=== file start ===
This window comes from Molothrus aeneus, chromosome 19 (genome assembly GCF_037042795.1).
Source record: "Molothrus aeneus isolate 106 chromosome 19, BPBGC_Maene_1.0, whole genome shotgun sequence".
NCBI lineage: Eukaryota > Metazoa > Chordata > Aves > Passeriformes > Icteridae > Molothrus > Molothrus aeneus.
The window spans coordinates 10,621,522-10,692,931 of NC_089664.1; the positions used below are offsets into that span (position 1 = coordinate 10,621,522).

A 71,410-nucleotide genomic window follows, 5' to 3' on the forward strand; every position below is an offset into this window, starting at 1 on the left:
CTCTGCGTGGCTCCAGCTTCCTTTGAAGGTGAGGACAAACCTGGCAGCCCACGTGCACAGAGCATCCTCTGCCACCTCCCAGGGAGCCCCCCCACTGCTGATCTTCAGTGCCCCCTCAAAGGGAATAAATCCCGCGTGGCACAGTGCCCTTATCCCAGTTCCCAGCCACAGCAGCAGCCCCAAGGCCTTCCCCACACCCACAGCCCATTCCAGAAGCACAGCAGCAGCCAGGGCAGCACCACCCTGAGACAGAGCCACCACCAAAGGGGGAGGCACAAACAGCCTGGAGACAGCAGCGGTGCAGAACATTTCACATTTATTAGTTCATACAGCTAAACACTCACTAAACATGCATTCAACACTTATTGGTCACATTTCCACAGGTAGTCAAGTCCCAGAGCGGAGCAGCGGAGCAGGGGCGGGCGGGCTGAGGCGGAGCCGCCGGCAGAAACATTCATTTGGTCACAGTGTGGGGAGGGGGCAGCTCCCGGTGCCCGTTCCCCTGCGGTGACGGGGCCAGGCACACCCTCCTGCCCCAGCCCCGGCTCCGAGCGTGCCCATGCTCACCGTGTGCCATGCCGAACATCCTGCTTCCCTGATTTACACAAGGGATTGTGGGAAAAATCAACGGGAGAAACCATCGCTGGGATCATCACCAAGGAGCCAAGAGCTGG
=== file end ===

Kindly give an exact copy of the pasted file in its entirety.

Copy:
This window comes from Molothrus aeneus, chromosome 19 (genome assembly GCF_037042795.1).
Source record: "Molothrus aeneus isolate 106 chromosome 19, BPBGC_Maene_1.0, whole genome shotgun sequence".
NCBI lineage: Eukaryota > Metazoa > Chordata > Aves > Passeriformes > Icteridae > Molothrus > Molothrus aeneus.
The window spans coordinates 10,621,522-10,692,931 of NC_089664.1; the positions used below are offsets into that span (position 1 = coordinate 10,621,522).

A 71,410-nucleotide genomic window follows, 5' to 3' on the forward strand; every position below is an offset into this window, starting at 1 on the left:
CTCTGCGTGGCTCCAGCTTCCTTTGAAGGTGAGGACAAACCTGGCAGCCCACGTGCACAGAGCATCCTCTGCCACCTCCCAGGGAGCCCCCCCACTGCTGATCTTCAGTGCCCCCTCAAAGGGAATAAATCCCGCGTGGCACAGTGCCCTTATCCCAGTTCCCAGCCACAGCAGCAGCCCCAAGGCCTTCCCCACACCCACAGCCCATTCCAGAAGCACAGCAGCAGCCAGGGCAGCACCACCCTGAGACAGAGCCACCACCAAAGGGGGAGGCACAAACAGCCTGGAGACAGCAGCGGTGCAGAACATTTCACATTTATTAGTTCATACAGCTAAACACTCACTAAACATGCATTCAACACTTATTGGTCACATTTCCACAGGTAGTCAAGTCCCAGAGCGGAGCAGCGGAGCAGGGGCGGGCGGGCTGAGGCGGAGCCGCCGGCAGAAACATTCATTTGGTCACAGTGTGGGGAGGGGGCAGCTCCCGGTGCCCGTTCCCCTGCGGTGACGGGGCCAGGCACACCCTCCTGCCCCAGCCCCGGCTCCGAGCGTGCCCATGCTCACCGTGTGCCATGCCGAACATCCTGCTTCCCTGATTTACACAAGGGATTGTGGGAAAAATCAACGGGAGAAACCATCGCTGGGATCATCACCAAGGAGCCAAGAGCTGG